London (CNN)An encrypted messaging service used exclusively by criminals has been infiltrated by police in a major operation, leading to hundreds of arrests and the seizure of firearms, drugs and millions of dollars in cash.
Hundreds arrested after police infiltrate secret criminal phone network
EncroChat, which offered a secure mobile phone instant messaging service, was a "criminal marketplace" used by 60,000 people worldwide for coordinating the distribution of illicit goods, money laundering and plotting to kill rivals, according to the UK's National Crime Agency (NCA).
The NCA said it had made 746 arrests, and seized £54 million ($68 million) in cash, 77 firearms and more than two tons of drugs during the unprecedented Operation Venetic.
Police seized sub-machine guns, handguns, four grenades, an AK47 assault rifle and more than 1,800 rounds of ammunition during the operation, as well as more than 28 million Etizolam pills (street valium) from an illicit laboratory.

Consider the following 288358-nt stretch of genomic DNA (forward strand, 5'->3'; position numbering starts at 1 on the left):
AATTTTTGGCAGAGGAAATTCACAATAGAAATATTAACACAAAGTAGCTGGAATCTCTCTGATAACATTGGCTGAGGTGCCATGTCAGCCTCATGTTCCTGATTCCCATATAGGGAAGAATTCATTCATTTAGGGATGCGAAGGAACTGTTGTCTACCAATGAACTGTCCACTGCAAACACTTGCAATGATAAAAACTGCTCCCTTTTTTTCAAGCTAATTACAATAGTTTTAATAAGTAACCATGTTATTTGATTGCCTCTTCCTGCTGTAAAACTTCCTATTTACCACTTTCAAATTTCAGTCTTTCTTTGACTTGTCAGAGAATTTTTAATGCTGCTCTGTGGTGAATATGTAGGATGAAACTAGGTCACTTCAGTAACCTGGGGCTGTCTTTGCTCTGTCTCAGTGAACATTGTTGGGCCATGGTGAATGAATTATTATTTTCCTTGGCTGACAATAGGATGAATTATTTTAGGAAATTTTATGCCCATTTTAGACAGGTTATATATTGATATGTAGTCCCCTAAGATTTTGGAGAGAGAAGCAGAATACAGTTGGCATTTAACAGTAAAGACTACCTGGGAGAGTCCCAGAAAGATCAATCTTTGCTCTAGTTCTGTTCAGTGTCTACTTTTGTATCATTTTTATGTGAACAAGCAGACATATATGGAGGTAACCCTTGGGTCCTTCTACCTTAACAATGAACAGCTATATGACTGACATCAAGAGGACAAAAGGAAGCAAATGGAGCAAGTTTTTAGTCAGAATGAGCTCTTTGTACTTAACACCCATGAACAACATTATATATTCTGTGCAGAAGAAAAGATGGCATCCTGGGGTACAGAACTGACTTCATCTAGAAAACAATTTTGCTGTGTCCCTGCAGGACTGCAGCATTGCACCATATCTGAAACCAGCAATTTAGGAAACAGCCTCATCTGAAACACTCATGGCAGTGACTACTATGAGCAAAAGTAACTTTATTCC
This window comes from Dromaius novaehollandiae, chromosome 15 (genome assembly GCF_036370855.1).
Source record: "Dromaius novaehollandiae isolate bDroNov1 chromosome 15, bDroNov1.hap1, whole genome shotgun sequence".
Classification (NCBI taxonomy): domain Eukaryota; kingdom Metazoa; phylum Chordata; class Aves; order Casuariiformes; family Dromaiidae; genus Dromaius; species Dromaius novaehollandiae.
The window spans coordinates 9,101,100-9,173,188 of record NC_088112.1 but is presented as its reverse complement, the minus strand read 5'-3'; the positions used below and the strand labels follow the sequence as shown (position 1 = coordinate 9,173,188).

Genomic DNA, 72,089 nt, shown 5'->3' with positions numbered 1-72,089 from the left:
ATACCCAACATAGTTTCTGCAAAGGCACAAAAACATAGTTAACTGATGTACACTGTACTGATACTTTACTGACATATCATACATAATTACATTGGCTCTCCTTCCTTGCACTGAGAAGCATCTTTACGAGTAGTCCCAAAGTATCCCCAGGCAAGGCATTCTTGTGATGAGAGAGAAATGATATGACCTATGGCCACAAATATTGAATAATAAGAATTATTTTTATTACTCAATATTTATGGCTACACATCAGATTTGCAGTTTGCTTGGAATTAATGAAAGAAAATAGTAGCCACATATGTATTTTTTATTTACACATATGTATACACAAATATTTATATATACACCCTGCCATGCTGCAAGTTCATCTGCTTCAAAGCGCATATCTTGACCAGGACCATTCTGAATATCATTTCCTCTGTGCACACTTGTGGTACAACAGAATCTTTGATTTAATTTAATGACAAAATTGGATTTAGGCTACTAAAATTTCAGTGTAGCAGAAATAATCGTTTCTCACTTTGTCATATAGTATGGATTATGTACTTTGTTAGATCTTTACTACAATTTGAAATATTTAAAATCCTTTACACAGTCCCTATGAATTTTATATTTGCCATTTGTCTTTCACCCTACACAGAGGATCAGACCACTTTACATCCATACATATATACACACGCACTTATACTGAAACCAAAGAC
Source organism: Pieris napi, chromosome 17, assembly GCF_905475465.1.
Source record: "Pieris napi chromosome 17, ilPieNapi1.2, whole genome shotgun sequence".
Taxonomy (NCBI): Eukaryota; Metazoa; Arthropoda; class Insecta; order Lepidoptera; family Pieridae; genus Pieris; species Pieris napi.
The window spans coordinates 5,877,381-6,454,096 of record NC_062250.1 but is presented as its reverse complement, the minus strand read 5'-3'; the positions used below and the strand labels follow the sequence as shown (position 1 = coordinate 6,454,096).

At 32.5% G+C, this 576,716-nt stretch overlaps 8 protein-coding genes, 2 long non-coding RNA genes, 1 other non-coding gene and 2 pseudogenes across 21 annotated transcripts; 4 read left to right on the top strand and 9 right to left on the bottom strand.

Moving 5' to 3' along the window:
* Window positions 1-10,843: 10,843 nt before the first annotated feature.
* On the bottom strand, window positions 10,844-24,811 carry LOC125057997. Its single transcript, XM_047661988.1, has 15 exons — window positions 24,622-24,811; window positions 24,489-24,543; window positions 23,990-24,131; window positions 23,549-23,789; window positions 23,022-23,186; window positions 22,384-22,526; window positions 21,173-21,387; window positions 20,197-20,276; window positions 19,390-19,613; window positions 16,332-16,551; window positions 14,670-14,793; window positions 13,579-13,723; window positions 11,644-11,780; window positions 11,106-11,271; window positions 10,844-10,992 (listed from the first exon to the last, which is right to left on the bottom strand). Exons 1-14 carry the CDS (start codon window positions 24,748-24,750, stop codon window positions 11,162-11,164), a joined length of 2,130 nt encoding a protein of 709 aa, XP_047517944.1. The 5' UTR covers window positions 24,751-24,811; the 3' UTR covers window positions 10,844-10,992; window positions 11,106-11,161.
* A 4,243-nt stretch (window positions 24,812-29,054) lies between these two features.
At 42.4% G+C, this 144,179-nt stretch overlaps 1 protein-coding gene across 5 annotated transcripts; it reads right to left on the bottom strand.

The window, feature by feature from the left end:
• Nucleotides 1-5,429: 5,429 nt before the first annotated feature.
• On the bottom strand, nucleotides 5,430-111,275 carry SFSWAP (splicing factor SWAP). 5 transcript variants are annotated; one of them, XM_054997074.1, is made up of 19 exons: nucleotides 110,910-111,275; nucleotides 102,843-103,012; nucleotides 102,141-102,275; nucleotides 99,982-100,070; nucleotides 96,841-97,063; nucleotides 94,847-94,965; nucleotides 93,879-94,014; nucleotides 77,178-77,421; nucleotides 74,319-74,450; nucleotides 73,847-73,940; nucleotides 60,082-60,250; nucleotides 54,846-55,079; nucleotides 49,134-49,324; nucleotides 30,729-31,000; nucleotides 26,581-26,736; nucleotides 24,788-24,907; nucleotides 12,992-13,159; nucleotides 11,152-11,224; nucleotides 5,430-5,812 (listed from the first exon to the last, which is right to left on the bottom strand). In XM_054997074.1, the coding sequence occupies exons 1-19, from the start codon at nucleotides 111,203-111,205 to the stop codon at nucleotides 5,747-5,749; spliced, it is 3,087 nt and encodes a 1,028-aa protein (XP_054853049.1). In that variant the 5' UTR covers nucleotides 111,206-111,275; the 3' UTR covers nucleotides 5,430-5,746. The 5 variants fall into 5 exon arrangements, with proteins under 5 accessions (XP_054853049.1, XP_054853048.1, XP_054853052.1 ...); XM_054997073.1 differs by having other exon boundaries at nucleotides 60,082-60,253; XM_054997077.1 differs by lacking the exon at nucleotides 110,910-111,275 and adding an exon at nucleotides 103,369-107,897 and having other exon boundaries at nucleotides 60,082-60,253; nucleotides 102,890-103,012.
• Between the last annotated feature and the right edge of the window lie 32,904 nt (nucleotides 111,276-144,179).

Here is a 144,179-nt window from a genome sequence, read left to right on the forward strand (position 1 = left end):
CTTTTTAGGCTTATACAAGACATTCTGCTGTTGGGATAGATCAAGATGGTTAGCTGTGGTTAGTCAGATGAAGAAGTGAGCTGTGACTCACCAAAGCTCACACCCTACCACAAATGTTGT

They also seized 55 high-value cars, and 73 luxury watches, the NCA said.
The crime agency said it had worked with police partners to prevent kidnappings and executions by "successfully mitigating over 200 threats to life."
UK Home Secretary Priti Patel tweeted that she had joined police in a dawn raid Thursday and congratulated the agency on its work.
"This operation demonstrates that criminals will not get away with using encrypted devices to plot vile crimes under the radar," she said in a statement.
Police in the Netherlands said they had made 60 arrests during their investigation, codenamed "Lemont," and had seized 25 tons of drugs, 20 million euros ($23 million), dozens of automatic weapons, 25 cars and expensive watches.
In a joint news conference with European law enforcement agencies, Dutch police said 19 synthetic drugs labs had been dismantled and more arrests were expected.
Operation Venetic -- the biggest-ever operation of its kind in the UK -- began in 2016, the NCA said, with international law enforcement agencies targeting EncroChat and sharing intelligence.
Two months ago, agencies in France and the Netherlands infiltrated the platform and shared the data via Europol, allowing police to monitor the private communications -- including photos and millions of messages -- of criminals.